baldwin auto repair center, LLC

619 bridge street
woodmere, new york 11598

NYS Entity Status
ACTIVE

NYS Filing Date
JUNE 25, 2013

NYS DOS ID#
4422304

County
NASSAU

Jurisdiction
NEW YORK

Registered Agent
NONE

NYS Entity Type
DOMESTIC LIMITED LIABILITY COMPANY

Name History
2013 - BALDWIN AUTO REPAIR CENTER, LLC









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  • AROUND THE WEB

  • AppleCare+ for Mac and iPhone Must Be Bought Within 60 Days of Purchase
    By Juli Clover - Wednesday Jun 21, 2017

    All of Apple's AppleCare+ plans for Macs, iPads, and iPhones, must be bought alongside a new device or within 60 days of purchase, according to AppleCare+ support staff that MacRumors spoke to this morning.

    Following its Worldwide Developers Conference in June that saw the debut of new iMacs, MacBooks, and MacBook Pro models, Apple introduced an updated AppleCare+ for Mac warranty plan that provides standard AppleCare coverage along with accidental damage coverage.

    Apple's AppleCare+ for Mac plan was introduced on June 5

    The original AppleCare plans for the Mac could be purchased while the Mac was still under its standard warranty, so customers had a year to buy it, but with the new AppleCare+ plan for Mac, a purchase must be made within 60 days.

    Apple in March changed its AppleCare+ policy for the iPhone and iPad and temporarily allowed customers to purchase the plan for up to one year after the device's purchase, while it too was still under standard warranty, but that policy appears to have been reverted back to 60 days.

    In March of 2017, an iPhone 7 Plus purchased in September was temporarily eligible for AppleCare+. That is no longer the case due to policy reversion

    AppleCare+ plans for the iPhone and the iPad must once again be purchased within 60 days of a device purchase. Attempting to make an AppleCare+ purchase on an iOS device purchased more than 60 days ago now brings up no AppleCare+ purchase options when logging into the AppleCare+ website.


    AppleCare+ is no longer available for an iPhone 7 Plus purchased less than a year ago

    As for the Mac, customers who have had their Macs for longer than 60 days but less than a year are not eligible for AppleCare+ but are still able to purchase a standard AppleCare Protection Plan, MacRumors has learned. Apple is only offering AppleCare+ for Mac on its website, so customers will need to call in to Apple Support to make the standard AppleCare purchase. Standard Mac AppleCare is priced at $149 to $349, depending on the machine.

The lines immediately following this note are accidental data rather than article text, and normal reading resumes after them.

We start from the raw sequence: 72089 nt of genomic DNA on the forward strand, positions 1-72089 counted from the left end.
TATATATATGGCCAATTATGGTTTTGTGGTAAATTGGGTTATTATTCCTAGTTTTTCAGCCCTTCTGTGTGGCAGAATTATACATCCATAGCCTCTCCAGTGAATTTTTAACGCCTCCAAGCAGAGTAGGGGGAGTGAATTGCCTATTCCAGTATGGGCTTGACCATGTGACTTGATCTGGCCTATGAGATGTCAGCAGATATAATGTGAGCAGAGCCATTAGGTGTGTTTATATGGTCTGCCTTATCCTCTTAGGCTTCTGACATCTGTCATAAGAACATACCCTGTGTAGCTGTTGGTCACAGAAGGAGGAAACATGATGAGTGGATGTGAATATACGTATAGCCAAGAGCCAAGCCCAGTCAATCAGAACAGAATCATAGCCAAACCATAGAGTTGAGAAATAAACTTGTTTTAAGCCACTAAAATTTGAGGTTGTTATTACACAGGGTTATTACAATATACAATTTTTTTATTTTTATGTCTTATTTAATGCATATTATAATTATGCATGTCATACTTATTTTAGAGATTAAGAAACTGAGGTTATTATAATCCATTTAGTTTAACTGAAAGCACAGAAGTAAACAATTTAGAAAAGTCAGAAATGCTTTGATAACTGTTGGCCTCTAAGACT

A MacBook Pro purchased in October 2016 isn't eligible for AppleCare+, but standard AppleCare can still be purchased via Apple Support

    AppleCare+ for Mac is available for the MacBook, 13-inch MacBook Pro, 15-inch MacBook Pro, MacBook Air, iMac, Mac Pro, and Mac mini, with prices ranging from $99 to $379. The plan extends the warranty of the Mac to three years and includes coverage for two incidents of accidental damage, but a service fee of $99 will be charged for screen damage or external damage while a service fee of $299 will be charged for any other damage.

    AppleCare+ for iPhone is available for $129 for the iPhone 6s and later, $99 for the iPhone SE, and $99 for iPad models. It extends warranty coverage to two years and covers two incidents of accidental damage, with a service fee of $29 required for screen repairs or $99 for other damage.

    Purchasing AppleCare+ for Mac, iPhone, or iPad after the device has already been purchased requires customers to run a remote diagnostic to ensure the device is working properly or have it inspected at an Apple retail location.


    Discuss this article in our forums

    Source: MacRumors : Mac News and Rumors
  • 2017 Surface Pro least repairable ever; Surface Laptop is made of glue
    By Peter Bright - Friday Jun 16, 2017

    Compact design continues to be at odds with maintenance and repairability.

    Source: Ars Technica
  • Stonewall Inn Project to Preserve Stories Behind a Gay Rights Monument
    By SARAH MASLIN NIR - Saturday Jun 17, 2017

    A $1 million grant will go toward conserving the oral histories of those who lived through the 1969 riots.

    Source: NYT > Home Page